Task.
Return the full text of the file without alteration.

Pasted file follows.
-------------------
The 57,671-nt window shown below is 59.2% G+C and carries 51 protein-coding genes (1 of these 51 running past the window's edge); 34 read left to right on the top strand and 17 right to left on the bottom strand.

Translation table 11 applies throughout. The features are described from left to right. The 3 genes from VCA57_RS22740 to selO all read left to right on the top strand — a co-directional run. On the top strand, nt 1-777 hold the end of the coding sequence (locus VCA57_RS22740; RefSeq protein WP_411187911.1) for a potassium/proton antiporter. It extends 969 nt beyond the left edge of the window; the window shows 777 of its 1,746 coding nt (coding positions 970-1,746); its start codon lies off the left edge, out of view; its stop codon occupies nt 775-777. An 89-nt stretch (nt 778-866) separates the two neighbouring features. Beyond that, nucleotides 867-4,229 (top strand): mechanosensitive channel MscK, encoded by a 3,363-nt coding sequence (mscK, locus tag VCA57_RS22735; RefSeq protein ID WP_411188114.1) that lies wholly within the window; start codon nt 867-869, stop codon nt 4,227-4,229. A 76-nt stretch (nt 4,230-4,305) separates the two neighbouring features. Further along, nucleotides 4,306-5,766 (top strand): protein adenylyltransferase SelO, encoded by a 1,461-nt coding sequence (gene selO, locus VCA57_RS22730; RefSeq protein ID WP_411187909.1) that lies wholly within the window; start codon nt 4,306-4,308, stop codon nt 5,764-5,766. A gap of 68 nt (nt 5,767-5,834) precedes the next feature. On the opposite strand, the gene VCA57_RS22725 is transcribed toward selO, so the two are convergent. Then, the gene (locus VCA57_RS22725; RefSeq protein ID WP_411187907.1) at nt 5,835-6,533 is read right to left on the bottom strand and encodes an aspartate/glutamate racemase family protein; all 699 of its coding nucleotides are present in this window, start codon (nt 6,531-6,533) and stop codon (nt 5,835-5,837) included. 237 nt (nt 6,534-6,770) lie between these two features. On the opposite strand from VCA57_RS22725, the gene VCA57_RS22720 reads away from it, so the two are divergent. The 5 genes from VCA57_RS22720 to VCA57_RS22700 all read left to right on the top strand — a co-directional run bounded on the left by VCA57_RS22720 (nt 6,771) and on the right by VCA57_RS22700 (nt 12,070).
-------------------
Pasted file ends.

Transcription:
The 57,671-nt window shown below is 59.2% G+C and carries 51 protein-coding genes (1 of these 51 running past the window's edge); 34 read left to right on the top strand and 17 right to left on the bottom strand.

Translation table 11 applies throughout. The features are described from left to right. The 3 genes from VCA57_RS22740 to selO all read left to right on the top strand — a co-directional run. On the top strand, nt 1-777 hold the end of the coding sequence (locus VCA57_RS22740; RefSeq protein WP_411187911.1) for a potassium/proton antiporter. It extends 969 nt beyond the left edge of the window; the window shows 777 of its 1,746 coding nt (coding positions 970-1,746); its start codon lies off the left edge, out of view; its stop codon occupies nt 775-777. An 89-nt stretch (nt 778-866) separates the two neighbouring features. Beyond that, nucleotides 867-4,229 (top strand): mechanosensitive channel MscK, encoded by a 3,363-nt coding sequence (mscK, locus tag VCA57_RS22735; RefSeq protein ID WP_411188114.1) that lies wholly within the window; start codon nt 867-869, stop codon nt 4,227-4,229. A 76-nt stretch (nt 4,230-4,305) separates the two neighbouring features. Further along, nucleotides 4,306-5,766 (top strand): protein adenylyltransferase SelO, encoded by a 1,461-nt coding sequence (gene selO, locus VCA57_RS22730; RefSeq protein ID WP_411187909.1) that lies wholly within the window; start codon nt 4,306-4,308, stop codon nt 5,764-5,766. A gap of 68 nt (nt 5,767-5,834) precedes the next feature. On the opposite strand, the gene VCA57_RS22725 is transcribed toward selO, so the two are convergent. Then, the gene (locus VCA57_RS22725; RefSeq protein ID WP_411187907.1) at nt 5,835-6,533 is read right to left on the bottom strand and encodes an aspartate/glutamate racemase family protein; all 699 of its coding nucleotides are present in this window, start codon (nt 6,531-6,533) and stop codon (nt 5,835-5,837) included. 237 nt (nt 6,534-6,770) lie between these two features. On the opposite strand from VCA57_RS22725, the gene VCA57_RS22720 reads away from it, so the two are divergent. The 5 genes from VCA57_RS22720 to VCA57_RS22700 all read left to right on the top strand — a co-directional run bounded on the left by VCA57_RS22720 (nt 6,771) and on the right by VCA57_RS22700 (nt 12,070).